However, the Croatians are not admitting that Washington has drawn them into a shady enterprise that could cost them dear. Zagreb is trying to pretend that there are no difficulties whatsoever. At any rate, the state company LNG Hrvatska is informing stakeholders that “in accordance with the planned construction timescales of the floating system for importing, storing and onward distribution of liquefied natural gas on the island of Krk and based on the results of a process of open review, a final investment decision on the project has been taken.” The works must be co-funded within the budget of the EU’s Connecting Europe Facility (CEF) programme. In addition to a grant of €101.4 million received from the European Commission (28% of the assessed cost of the project), an additional grant of €100 million was received in accordance with the decision of the government on financing the first phase of the project. The remaining part of the necessary capital outlay of €32.2 million could be secured by the shareholders of LNG Hrvatska by increasing its own capital, although Zagreb is silent about exactly how the capital of its own company will be increased.
Thus, the European part of America’s global LNG project is currently in limbo. But what will the Russians – who the Americans want to squeeze out of the market – do in this situation? At first glance, virtually nothing. And this “inaction,” which is not in actual fact what it appears, is completely understandable. Moscow simply goes on extracting gas and continues to supply it to consumers, whatever sanctions the US and Europe itself might impose on President Putin.
Analysts have long reckoned that Gazprom’s potential for increasing gas sales on the EU spot market will be significantly greater than that of hydrocarbon producers in the US. This is due to Gazprom’s opportunities for discounting the cost of the gas it supplies without damaging its own economic interests because of shorter distances for delivering energy. Furthermore, the volume of LNG supply on the global market will be limited in the long term. And the demand for piped gas in Europe, including Russian gas, will not only be maintained but will require the deployment of all available capacity, including that of Nord Stream 2 and the Ukrainian Gas Transport System.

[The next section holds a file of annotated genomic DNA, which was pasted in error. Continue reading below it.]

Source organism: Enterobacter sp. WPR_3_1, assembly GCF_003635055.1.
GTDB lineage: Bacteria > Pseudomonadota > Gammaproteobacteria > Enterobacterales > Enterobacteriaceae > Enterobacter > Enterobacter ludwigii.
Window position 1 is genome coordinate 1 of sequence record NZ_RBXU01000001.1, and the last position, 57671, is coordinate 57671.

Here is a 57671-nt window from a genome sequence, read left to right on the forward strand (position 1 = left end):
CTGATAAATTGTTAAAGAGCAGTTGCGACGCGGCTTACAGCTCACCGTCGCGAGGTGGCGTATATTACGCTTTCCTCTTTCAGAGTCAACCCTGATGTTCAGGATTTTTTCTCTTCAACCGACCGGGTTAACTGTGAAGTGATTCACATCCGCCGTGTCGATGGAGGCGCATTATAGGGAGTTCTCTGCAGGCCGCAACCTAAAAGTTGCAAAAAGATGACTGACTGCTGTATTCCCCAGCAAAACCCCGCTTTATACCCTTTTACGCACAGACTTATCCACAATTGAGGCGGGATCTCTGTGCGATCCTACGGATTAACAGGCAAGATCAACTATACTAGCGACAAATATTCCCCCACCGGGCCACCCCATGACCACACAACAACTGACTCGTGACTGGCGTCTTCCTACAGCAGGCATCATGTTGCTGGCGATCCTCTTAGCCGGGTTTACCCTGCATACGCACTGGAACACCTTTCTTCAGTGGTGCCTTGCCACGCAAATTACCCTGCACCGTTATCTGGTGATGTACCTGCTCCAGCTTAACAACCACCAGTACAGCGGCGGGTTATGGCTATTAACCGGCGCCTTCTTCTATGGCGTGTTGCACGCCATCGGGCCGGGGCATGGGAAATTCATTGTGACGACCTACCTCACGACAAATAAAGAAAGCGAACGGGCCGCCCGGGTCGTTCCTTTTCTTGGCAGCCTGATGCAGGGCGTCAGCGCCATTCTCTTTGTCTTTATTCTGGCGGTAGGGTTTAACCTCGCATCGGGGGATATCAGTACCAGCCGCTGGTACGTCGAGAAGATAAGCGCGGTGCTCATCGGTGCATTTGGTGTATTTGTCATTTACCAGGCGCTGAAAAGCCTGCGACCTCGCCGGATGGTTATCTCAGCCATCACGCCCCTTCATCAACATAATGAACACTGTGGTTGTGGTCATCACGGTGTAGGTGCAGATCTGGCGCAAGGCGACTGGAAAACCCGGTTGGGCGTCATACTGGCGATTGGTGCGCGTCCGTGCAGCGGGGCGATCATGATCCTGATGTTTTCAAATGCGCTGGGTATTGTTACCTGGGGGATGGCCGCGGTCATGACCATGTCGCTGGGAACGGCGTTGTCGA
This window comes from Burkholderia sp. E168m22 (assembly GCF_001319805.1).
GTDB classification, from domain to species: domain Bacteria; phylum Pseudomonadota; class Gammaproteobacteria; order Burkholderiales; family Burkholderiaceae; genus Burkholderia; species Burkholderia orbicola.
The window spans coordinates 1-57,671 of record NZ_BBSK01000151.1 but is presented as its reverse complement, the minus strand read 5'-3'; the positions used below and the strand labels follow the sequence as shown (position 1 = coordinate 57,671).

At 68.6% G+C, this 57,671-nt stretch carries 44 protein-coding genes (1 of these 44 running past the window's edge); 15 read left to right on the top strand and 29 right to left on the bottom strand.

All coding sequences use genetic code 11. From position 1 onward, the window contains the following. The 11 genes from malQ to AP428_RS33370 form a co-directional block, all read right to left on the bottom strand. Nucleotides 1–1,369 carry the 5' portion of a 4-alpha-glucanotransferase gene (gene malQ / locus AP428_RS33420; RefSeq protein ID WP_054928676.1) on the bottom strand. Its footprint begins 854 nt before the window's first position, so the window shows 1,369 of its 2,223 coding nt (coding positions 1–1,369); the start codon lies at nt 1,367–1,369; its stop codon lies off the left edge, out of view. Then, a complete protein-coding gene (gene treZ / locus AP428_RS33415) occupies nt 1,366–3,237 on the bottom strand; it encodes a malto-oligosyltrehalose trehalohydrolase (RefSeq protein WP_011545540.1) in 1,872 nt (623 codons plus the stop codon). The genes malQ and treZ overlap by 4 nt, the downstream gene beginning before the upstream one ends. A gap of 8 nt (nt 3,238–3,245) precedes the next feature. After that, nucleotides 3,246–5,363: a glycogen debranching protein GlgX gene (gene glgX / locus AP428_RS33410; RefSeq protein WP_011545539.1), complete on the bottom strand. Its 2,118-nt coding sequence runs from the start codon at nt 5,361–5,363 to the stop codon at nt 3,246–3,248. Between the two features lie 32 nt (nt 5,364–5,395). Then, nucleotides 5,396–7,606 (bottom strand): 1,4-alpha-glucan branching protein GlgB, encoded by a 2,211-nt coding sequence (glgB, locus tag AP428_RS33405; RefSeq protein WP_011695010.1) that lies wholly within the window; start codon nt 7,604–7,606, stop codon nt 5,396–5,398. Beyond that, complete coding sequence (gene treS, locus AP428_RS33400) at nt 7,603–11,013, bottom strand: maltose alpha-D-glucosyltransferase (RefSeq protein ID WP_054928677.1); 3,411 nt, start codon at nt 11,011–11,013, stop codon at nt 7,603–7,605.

And the trend for a growth in demand for Russian gas will continue, above all due to the fall in output in Europe. In 2018, Gazprom set another record for export gas supplies – at 201.8 bcm, this was almost 4% more than in 2017. Its share of the European piped gas market was 37.7%.
Russia’s competitors in piped gas are Norway and Algeria, while Qatar is foremost among LNG suppliers to the EU. But none of these will be able to provide a genuine alternative to Russian gas in the foreseeable future. More likely, diversification will have to go in the direction of using alternative energy sources.
As far as the US’s global ambitions and their plan to impose long-term contracts for supplying LNG on the Europeans at all costs are concerned, what above all does not work for Brussels is that the parameters for price formation and the conditions dictated by the Trump administration do not serve the Europeans’ economic interests: this will force Europe to look for a route to escape the global LNG flood.